Monday, November 21, 2011

In Cape Town... Again!

Well after 3 years I am back in Cape Town, and for a lot more of a fun reason than brain surgery.  It is strange to be at the other side where I am engaging with doctors as a person and not a patient. Cape Town is beautiful as ever and we have been given complementary accommodation at the Commodore Hotel in the Waterfront. It is a 5 min walk to the BOE centre where the congress is taking place. I am so happy and grateful to have this accommodation that is so close to the area that we can just take a walk to the congress and back. So because they have been so nice to us and given us this spoil, I ask any of you to consider them when you are next in Cape Town.

When we got to the BOE building, everyone had set up their elaborate stalls. (Although due to space limitation, not as elaborate as the SASMO congress.) We had to wait to find a spot for us to set up, as the original space was too narrow. It literally took us 15 minutes to set up. We decided not to use a back for the stand as there is such a beautiful view around the marina and of the mountain. What stand could possibly top that? Once again I was struck by the futility and absolute waste of money in setting up these stands. Sure have something that looks good, but I have to question the level of how much is spent on a stand vs how much is spent on a group of patients. The BONUS is that our stand ended up right opposite to the tea and coffee area and next to Netcare who are looping a video of brain tumour facts! So, in a weird kind of way, they are selling the foundation for us!

James and I attended the opening function last night, which was a simple wine tasting and snacks. Like the last congress, I found it impossible to actually network as everyone had their little cliques. James and I did find a table with two neurosurgeons who then proceeded to opening hit on me! Too much wine and FAR too much ego, the classic "I will teach you to be a neurosurgeon" comments. To think that I could have had that as a doctor is quite scary. I have, however, met some really genuine doctors who have a passion for patients and are not driven by money. (But believe me there are many that are in it for money alone) I will be visiting the Red Cross (where many childhood brain tumour patients are) as well as Groote Schuur (one of the largest and best state hospitals in SA) on Thursday.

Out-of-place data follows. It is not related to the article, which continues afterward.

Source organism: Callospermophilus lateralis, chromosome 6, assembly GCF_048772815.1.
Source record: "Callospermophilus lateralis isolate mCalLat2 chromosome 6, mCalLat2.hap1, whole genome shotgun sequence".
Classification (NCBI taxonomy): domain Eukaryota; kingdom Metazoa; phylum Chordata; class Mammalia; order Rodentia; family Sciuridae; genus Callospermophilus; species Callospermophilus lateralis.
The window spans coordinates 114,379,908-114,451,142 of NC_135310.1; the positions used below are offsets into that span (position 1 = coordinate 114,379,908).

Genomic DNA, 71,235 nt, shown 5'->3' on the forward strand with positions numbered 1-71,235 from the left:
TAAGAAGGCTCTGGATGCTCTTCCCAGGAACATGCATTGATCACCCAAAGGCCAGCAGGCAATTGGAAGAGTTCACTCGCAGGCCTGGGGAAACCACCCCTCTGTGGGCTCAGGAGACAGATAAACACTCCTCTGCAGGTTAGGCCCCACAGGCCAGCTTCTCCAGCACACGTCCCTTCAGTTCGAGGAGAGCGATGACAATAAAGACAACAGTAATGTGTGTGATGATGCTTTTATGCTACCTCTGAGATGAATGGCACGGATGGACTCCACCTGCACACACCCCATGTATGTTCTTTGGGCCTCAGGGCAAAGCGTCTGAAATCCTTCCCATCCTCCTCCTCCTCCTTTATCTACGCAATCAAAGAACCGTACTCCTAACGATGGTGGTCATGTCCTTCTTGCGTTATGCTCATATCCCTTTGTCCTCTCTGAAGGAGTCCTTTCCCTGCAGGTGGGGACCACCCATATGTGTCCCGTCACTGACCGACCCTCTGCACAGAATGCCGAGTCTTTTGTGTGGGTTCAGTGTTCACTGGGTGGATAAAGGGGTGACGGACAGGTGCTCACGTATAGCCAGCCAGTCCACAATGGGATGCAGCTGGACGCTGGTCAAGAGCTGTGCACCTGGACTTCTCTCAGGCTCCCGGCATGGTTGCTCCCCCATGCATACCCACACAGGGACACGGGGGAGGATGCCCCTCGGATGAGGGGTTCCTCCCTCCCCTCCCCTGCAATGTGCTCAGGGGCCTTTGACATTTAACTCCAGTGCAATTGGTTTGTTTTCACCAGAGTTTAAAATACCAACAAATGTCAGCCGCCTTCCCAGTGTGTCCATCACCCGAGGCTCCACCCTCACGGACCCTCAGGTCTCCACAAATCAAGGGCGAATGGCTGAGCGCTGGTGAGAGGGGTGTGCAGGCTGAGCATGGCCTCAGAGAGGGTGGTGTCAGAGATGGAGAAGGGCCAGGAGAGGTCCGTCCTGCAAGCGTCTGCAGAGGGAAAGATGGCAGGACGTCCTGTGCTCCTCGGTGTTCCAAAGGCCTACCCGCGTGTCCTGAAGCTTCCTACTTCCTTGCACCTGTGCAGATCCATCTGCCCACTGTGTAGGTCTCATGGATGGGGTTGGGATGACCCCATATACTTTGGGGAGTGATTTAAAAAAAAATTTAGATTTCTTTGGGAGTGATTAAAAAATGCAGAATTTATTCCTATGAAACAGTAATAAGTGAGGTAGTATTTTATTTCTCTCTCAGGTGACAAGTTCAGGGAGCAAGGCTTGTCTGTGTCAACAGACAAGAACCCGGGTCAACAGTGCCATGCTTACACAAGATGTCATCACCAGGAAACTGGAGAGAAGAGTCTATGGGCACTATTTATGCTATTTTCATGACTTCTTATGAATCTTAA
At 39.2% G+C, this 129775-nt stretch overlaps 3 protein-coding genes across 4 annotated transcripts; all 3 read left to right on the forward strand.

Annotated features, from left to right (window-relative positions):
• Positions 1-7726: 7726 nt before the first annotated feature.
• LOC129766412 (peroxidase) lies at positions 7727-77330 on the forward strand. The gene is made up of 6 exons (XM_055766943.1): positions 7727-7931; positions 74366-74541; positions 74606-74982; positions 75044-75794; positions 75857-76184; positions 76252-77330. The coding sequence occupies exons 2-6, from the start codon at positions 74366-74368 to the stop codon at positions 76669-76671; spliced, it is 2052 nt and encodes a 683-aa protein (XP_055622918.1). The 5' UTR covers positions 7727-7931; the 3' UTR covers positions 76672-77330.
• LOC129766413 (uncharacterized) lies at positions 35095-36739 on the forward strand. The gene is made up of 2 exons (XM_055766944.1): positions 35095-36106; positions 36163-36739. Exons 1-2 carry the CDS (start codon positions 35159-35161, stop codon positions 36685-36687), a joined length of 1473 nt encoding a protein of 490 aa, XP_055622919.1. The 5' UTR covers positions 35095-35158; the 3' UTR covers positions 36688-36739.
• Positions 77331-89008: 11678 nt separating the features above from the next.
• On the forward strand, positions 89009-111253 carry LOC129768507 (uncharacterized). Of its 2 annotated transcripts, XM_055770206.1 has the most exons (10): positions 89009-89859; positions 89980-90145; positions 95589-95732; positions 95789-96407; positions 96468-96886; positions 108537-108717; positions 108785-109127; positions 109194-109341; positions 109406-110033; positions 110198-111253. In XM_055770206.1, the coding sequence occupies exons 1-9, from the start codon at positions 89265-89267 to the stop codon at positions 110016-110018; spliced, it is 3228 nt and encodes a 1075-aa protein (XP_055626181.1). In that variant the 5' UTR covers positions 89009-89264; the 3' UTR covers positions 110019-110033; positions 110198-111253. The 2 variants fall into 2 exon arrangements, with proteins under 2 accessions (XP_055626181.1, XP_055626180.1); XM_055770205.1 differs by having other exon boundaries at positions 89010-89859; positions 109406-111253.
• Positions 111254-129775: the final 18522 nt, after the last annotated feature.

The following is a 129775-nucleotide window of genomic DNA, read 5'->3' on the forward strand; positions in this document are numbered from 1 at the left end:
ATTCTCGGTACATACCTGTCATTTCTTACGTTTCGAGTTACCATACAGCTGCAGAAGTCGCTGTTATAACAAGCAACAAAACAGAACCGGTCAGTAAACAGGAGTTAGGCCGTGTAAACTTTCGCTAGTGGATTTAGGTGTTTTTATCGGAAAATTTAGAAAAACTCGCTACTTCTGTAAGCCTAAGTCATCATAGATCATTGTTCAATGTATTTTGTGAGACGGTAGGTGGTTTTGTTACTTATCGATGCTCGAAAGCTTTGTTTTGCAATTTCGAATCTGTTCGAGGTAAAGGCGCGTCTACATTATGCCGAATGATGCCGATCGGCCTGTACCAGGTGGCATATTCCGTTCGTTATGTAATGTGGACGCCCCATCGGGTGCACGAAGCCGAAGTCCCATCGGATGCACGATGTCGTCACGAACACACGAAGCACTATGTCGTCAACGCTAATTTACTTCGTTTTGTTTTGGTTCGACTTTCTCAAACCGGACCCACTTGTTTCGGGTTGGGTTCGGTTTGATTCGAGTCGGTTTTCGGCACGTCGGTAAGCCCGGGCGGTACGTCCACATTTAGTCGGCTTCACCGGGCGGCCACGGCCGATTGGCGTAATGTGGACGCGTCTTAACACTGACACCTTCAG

I am so grateful to have James with me to help with bags, set up and fending off doctors who obviously think I am available and 'want' them. Seriously? Although he does have to go back tomorrow and I will have to sit the last two days out.  He needs to get back to sort out his business and kids. The years is quickly drawing to a close and we are needing to make sure we are covered financially.

Speaking about money, perhaps one of the things that is really bothering me is that when going to these things, I see so much money being spent on the wrong things. So far, other than a bit of funding to cover the SASMO congress, James and myself have been funding the foundation personally. I just can't go on like that forever. I want to discuss this with some doctors to see if they would be willing to donate towards the foundation so that I can do it more on a full time basis. However, if I cannot get funding, I just literally can't afford to go on. Something that has been burdening me for sometime now... besides the injustice of the situation, I also feel that I could contribute in some way. Ultimately we only have one life and when the reality kicks in that we have to be living it fully, it is often too late. As much as we need money in our society, wealth does not create happiness or meaning. The unfairness is just so evident and I hope that our children will be less selfish and more connected with the realities to make this a better place. Once again, something I intend on covering in my masters.

1 comment:

Scott said...

Hi Deirdre-

I find it interesting that you experienced such big egos with those neurosurgeons. Shame on them. My neurosurgeon, by contrast, was so humble. An Iranian Jew, he moved to the States to avoid persecution. He exudes confidence and expertise, yet is very humble. When my wife asked about his wife, and if he had a picture of her, he didn't want to show us the picture. He said that we would think he married her only for her beauty, but that wasn't the case. I'm very thankful that I was referred to him.

Scott

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